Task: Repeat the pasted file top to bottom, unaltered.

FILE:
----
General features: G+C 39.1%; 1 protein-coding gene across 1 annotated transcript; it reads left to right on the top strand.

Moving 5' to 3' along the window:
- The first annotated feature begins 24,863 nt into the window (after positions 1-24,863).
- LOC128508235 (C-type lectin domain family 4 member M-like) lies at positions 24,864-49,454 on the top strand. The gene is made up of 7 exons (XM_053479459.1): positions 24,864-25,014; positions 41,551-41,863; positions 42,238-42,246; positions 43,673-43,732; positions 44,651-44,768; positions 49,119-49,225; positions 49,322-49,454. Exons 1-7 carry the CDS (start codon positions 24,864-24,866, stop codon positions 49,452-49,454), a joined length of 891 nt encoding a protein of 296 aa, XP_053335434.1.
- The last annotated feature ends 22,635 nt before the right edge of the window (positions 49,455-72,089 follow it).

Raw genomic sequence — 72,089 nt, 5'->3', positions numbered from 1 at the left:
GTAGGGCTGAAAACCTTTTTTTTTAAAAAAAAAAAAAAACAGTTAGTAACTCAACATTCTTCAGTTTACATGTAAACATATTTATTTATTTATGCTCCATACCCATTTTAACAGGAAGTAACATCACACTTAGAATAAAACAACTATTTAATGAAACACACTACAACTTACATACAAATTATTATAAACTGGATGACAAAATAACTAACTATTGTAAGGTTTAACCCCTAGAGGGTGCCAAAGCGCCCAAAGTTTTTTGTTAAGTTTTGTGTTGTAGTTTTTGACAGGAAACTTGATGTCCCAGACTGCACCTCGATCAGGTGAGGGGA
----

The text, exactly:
General features: G+C 39.1%; 1 protein-coding gene across 1 annotated transcript; it reads left to right on the top strand.

Moving 5' to 3' along the window:
- The first annotated feature begins 24,863 nt into the window (after positions 1-24,863).
- LOC128508235 (C-type lectin domain family 4 member M-like) lies at positions 24,864-49,454 on the top strand. The gene is made up of 7 exons (XM_053479459.1): positions 24,864-25,014; positions 41,551-41,863; positions 42,238-42,246; positions 43,673-43,732; positions 44,651-44,768; positions 49,119-49,225; positions 49,322-49,454. Exons 1-7 carry the CDS (start codon positions 24,864-24,866, stop codon positions 49,452-49,454), a joined length of 891 nt encoding a protein of 296 aa, XP_053335434.1.
- The last annotated feature ends 22,635 nt before the right edge of the window (positions 49,455-72,089 follow it).

Raw genomic sequence — 72,089 nt, 5'->3', positions numbered from 1 at the left:
GTAGGGCTGAAAACCTTTTTTTTTAAAAAAAAAAAAAAACAGTTAGTAACTCAACATTCTTCAGTTTACATGTAAACATATTTATTTATTTATGCTCCATACCCATTTTAACAGGAAGTAACATCACACTTAGAATAAAACAACTATTTAATGAAACACACTACAACTTACATACAAATTATTATAAACTGGATGACAAAATAACTAACTATTGTAAGGTTTAACCCCTAGAGGGTGCCAAAGCGCCCAAAGTTTTTTGTTAAGTTTTGTGTTGTAGTTTTTGACAGGAAACTTGATGTCCCAGACTGCACCTCGATCAGGTGAGGGGA